Revelation 18:10
Standing afar off for the fear of her torment, saying, Alas, alas, that great city Babylon, that mighty city! for in one hour is thy judgment come.
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18:9-19 The mourners had shared Babylon's sensual pleasures, and gained by her wealth and trade. The kings of the earth, whom she flattered into idolatry, allowing them to be tyrannical over their subjects, while obedient to her; and the merchants, those who trafficked for her indulgences, pardons, and honours; these mourn. Babylon's friends partook her sinful pleasures and profits, but are not willing to share her plagues. The spirit of antichrist is a worldly spirit, and that sorrow is a mere worldly sorrow; they do not lament for the anger of God, but for the loss of outward comforts. The magnificence and riches of the ungodly will avail them nothing, but will render the vengeance harder to be borne. The spiritual merchandise is here alluded to, when not only slaves, but the souls of men, are mentioned as articles of commerce, to the destroying the souls of millions. Nor has this been peculiar to the Roman antichrist, and only her guilt. But let prosperous traders learn, with all their gains, to get the unsearchable riches of Christ; otherwise; even in this life, they may have to mourn that riches make to themselves wings and fly away, and that all the fruits their souls lusted after, are departed from them. Death, at any rate, will soon end their commerce, and all the riches of the ungodly will be exchanged, not only for the coffin and the worm, but for the fire that cannot be quenched.Standing afar off for the fear of her torment - Not daring to approach, to attempt to rescue and save her. They who had so long contributed to the support of the papal power, and who had, in turn, been upheld by that, would not now even attempt to rescue her, but would stand by and see her destroyed, unable to render relief.

Alas, alas, that great city Babylon - The language of lamentation that so great and so mighty a city should fall.

For in one hour is thy judgment come - See the notes on Revelation 18:8. The general sentiment here is, that, in the final ruin of papal Rome, the kings and governments that had sustained her, and had been sustained by her, would see the source of their power taken away, but that they would not, or could not attempt her rescue. There have been not a few indications already that this will ultimately occur, and that the papal power will be left to fall, without any attempt, on the part of those governments which have been so long in alliance with it, to sustain or restore it.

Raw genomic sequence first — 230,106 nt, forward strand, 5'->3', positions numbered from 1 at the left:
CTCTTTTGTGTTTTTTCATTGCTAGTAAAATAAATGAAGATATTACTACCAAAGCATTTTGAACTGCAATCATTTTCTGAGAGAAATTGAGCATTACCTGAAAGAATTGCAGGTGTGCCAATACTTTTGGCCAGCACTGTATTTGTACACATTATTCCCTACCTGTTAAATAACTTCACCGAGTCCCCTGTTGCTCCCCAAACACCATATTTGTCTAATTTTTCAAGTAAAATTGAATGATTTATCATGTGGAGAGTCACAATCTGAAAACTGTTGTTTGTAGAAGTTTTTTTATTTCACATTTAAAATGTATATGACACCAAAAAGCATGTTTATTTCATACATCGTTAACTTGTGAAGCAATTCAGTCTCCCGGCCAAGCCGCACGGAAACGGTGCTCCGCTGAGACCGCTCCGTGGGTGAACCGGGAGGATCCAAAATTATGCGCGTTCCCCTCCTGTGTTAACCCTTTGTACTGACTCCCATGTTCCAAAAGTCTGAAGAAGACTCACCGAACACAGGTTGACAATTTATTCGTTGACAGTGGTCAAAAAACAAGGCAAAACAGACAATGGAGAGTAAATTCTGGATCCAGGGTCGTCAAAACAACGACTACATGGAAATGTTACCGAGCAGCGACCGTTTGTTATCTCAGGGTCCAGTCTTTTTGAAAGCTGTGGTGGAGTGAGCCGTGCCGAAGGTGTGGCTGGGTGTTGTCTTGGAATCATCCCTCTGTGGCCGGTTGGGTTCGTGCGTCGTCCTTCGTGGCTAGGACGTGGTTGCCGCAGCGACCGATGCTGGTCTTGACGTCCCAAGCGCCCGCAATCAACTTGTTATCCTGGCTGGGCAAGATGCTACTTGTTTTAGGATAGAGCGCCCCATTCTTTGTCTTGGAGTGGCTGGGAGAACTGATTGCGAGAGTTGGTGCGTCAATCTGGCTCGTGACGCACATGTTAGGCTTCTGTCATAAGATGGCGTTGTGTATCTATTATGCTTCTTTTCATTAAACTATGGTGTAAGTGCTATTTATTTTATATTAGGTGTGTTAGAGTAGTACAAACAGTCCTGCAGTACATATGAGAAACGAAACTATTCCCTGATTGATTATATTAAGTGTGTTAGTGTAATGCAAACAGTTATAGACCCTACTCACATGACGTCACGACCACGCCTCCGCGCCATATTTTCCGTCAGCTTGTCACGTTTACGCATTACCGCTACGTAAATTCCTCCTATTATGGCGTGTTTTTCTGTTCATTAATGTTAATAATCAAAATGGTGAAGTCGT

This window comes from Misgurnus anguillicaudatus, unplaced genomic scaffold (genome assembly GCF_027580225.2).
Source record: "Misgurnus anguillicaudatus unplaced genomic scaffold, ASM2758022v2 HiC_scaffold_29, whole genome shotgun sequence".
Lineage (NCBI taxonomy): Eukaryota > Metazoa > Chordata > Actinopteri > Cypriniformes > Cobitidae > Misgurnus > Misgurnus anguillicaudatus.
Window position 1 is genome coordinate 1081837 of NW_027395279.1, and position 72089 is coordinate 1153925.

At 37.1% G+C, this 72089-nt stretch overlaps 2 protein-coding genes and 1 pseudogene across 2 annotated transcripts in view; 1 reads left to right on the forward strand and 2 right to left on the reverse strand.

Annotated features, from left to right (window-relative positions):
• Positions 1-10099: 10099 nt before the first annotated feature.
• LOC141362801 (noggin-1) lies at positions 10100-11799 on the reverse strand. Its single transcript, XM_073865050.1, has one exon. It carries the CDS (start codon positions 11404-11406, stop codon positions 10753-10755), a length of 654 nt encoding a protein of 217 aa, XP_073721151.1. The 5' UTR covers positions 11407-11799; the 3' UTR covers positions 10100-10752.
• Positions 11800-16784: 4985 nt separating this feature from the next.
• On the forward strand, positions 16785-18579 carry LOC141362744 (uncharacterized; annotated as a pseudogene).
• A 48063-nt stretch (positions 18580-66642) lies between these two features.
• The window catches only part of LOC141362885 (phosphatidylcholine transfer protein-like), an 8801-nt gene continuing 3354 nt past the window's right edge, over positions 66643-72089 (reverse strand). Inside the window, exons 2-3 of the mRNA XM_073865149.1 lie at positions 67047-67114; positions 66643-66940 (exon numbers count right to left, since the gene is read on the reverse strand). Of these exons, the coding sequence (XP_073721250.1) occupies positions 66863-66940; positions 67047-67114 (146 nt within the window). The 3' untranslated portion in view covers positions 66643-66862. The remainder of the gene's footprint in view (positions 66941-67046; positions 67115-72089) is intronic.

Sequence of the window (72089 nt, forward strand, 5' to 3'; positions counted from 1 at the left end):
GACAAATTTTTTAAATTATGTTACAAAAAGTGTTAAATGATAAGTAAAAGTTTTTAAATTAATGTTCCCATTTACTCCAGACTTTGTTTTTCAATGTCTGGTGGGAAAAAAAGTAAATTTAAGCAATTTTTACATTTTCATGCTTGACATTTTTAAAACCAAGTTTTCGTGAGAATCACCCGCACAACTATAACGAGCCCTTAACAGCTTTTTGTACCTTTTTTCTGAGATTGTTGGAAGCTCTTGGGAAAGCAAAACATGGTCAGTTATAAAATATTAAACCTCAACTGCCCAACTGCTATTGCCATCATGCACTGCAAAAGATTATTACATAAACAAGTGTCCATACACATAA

10. God's judgments inspire fear even in the worldly, but it is of short duration, for the kings and great men soon attach themselves to the beast in its last and worst shape, as open Antichrist, claiming all that the harlot had claimed in blasphemous pretensions and more, and so making up to them for the loss of the harlot.

mighty—Rome in Greek means strength; though that derivation is doubtful.

As well as they loved her, they will not come nigh her in the time of her torments; the fire will be too hot for them, they will only stand aloof off, and pity her, that so great and brave a city should be so suddenly ruined; such a gay and splendid church, so politicly founded and put together, should be in a sudden so broken to pieces.

Standing afar off for the fear of her torment,.... Lest they themselves should share in it, who have partook of her sins; either they will not be in a capacity to help her, or they will be dispirited, and will be in awe and dread of God's righteous judgments: